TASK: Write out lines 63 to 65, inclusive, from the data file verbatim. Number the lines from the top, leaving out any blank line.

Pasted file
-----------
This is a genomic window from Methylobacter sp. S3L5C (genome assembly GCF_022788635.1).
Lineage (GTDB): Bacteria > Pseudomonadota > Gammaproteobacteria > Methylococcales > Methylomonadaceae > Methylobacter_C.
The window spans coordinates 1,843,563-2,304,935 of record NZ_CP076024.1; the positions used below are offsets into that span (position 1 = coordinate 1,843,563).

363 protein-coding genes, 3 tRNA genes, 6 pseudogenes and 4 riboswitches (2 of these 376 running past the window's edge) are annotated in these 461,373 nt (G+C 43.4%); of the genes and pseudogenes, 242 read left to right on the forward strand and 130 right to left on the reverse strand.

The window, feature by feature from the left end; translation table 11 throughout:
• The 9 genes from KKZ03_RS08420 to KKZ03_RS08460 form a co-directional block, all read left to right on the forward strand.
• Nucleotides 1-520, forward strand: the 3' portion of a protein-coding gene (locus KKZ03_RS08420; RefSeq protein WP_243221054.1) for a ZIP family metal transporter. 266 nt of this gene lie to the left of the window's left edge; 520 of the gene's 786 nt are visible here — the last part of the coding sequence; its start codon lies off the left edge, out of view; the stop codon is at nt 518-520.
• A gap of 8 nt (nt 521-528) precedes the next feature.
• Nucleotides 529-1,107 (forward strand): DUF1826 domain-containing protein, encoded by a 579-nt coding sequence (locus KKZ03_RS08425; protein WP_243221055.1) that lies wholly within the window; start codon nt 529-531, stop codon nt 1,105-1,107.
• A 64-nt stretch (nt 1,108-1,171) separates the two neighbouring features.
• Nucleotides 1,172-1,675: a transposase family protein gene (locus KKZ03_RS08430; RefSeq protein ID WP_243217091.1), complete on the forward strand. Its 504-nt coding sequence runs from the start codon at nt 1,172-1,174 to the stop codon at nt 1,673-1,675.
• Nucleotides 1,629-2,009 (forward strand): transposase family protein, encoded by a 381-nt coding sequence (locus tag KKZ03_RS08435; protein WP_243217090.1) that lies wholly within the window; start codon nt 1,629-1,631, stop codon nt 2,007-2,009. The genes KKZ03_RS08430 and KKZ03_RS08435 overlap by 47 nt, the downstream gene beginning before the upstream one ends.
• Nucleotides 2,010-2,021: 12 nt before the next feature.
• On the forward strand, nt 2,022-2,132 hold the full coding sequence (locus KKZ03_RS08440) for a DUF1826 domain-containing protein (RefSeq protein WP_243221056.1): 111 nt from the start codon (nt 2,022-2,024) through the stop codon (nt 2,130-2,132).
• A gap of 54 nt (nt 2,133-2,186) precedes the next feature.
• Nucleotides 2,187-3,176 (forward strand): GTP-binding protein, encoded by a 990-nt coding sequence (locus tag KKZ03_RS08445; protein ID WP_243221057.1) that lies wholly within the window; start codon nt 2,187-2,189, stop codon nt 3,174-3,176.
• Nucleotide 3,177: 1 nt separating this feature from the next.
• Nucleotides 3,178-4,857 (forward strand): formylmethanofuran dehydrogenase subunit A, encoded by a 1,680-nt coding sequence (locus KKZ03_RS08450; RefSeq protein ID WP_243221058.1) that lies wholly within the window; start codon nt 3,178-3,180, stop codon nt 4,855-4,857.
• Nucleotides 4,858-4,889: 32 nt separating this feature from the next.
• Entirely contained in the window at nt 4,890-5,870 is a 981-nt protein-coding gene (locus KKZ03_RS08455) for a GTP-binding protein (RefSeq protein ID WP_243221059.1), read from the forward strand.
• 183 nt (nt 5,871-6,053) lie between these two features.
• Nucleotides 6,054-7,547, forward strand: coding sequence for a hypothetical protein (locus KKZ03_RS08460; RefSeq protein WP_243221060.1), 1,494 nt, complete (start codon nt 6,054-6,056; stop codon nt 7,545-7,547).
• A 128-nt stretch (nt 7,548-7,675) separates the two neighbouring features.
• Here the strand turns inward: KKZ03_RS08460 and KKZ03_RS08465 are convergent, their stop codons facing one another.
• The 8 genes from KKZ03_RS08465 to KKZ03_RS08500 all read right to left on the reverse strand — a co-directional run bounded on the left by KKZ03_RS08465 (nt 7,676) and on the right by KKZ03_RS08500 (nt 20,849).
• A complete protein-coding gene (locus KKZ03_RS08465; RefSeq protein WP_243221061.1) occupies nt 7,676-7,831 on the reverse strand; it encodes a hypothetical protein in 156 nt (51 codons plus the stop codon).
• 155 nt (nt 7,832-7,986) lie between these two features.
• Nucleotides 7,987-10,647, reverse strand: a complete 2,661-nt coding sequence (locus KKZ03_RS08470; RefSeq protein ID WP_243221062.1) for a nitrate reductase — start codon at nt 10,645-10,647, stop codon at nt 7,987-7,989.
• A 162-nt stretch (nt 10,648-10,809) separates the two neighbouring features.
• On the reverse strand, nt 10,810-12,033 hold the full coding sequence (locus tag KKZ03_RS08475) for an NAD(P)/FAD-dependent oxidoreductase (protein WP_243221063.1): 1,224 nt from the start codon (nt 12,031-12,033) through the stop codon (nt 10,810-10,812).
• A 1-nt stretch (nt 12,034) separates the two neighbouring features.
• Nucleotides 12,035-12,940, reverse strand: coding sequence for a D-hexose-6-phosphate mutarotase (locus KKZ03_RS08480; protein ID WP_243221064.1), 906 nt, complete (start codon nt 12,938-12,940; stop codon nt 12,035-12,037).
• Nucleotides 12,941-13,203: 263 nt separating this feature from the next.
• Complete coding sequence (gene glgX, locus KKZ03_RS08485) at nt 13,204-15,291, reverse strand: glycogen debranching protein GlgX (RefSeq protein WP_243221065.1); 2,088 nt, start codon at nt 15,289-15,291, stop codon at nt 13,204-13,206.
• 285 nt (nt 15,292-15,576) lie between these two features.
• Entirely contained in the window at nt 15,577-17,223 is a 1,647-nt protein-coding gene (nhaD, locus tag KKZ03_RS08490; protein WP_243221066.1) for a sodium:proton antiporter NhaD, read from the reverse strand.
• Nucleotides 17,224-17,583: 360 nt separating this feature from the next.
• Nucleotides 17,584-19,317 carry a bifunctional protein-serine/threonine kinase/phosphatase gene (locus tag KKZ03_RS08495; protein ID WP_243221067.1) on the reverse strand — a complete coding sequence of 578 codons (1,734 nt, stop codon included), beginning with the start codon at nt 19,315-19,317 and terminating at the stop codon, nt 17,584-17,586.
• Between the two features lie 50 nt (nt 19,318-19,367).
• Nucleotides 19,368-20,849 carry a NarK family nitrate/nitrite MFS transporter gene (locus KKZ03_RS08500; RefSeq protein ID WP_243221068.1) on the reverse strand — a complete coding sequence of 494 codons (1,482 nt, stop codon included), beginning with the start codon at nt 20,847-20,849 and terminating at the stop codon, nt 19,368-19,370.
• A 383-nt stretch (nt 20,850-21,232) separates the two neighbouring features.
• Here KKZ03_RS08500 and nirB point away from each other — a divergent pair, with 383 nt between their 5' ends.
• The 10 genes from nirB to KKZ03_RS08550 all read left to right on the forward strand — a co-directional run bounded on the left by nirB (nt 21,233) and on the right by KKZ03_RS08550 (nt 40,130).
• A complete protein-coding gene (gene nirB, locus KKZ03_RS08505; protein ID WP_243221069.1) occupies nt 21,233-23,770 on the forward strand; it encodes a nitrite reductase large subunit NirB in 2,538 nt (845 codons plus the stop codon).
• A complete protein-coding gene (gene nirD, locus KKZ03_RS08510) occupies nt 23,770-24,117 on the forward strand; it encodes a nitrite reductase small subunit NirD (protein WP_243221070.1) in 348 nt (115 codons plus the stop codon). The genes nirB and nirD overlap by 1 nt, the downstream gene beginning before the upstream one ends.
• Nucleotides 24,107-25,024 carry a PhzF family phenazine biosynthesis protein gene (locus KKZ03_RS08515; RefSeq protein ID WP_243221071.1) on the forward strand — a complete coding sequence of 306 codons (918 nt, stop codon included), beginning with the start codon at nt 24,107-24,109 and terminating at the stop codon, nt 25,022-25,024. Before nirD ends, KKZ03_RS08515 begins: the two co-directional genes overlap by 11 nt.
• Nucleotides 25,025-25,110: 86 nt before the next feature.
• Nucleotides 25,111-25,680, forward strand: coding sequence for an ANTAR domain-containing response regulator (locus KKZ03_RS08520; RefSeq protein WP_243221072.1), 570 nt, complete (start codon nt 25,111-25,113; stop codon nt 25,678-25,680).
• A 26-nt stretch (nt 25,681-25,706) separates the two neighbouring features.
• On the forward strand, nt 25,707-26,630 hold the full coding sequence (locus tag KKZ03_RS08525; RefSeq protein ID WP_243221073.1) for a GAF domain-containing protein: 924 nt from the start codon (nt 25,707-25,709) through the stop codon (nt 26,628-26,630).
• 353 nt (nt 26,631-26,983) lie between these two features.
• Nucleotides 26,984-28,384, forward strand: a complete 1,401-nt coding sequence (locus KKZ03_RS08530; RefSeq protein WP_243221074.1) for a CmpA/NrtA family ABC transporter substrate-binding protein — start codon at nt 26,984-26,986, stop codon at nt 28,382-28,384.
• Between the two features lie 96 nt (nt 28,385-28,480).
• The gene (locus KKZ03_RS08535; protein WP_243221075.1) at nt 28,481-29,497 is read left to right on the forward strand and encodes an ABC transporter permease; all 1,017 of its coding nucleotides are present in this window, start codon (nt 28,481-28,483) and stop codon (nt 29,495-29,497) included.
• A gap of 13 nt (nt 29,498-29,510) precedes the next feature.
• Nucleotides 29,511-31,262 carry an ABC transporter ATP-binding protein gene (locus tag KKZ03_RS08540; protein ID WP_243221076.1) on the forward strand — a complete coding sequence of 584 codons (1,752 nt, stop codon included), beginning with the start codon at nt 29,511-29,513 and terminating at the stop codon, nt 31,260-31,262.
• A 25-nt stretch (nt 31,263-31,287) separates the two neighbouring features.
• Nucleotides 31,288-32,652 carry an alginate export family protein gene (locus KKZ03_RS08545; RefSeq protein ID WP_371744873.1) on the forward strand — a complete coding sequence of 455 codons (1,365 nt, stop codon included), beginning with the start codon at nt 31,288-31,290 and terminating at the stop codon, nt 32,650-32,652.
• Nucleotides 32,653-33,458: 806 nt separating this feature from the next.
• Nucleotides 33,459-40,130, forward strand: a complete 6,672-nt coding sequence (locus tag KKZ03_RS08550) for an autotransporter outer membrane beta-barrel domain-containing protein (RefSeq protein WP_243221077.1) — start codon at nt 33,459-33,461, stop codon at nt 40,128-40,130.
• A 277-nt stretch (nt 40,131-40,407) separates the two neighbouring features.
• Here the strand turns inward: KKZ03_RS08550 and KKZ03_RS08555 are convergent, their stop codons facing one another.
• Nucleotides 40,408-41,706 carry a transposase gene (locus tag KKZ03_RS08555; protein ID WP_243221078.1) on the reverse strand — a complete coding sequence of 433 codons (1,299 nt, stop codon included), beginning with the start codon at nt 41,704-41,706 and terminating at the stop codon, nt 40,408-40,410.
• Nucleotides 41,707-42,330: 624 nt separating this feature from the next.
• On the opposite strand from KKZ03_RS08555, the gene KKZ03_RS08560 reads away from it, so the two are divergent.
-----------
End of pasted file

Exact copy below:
• Nucleotides 40,408-41,706 carry a transposase gene (locus tag KKZ03_RS08555; protein ID WP_243221078.1) on the reverse strand — a complete coding sequence of 433 codons (1,299 nt, stop codon included), beginning with the start codon at nt 41,704-41,706 and terminating at the stop codon, nt 40,408-40,410.
• Nucleotides 41,707-42,330: 624 nt separating this feature from the next.
• On the opposite strand from KKZ03_RS08555, the gene KKZ03_RS08560 reads away from it, so the two are divergent.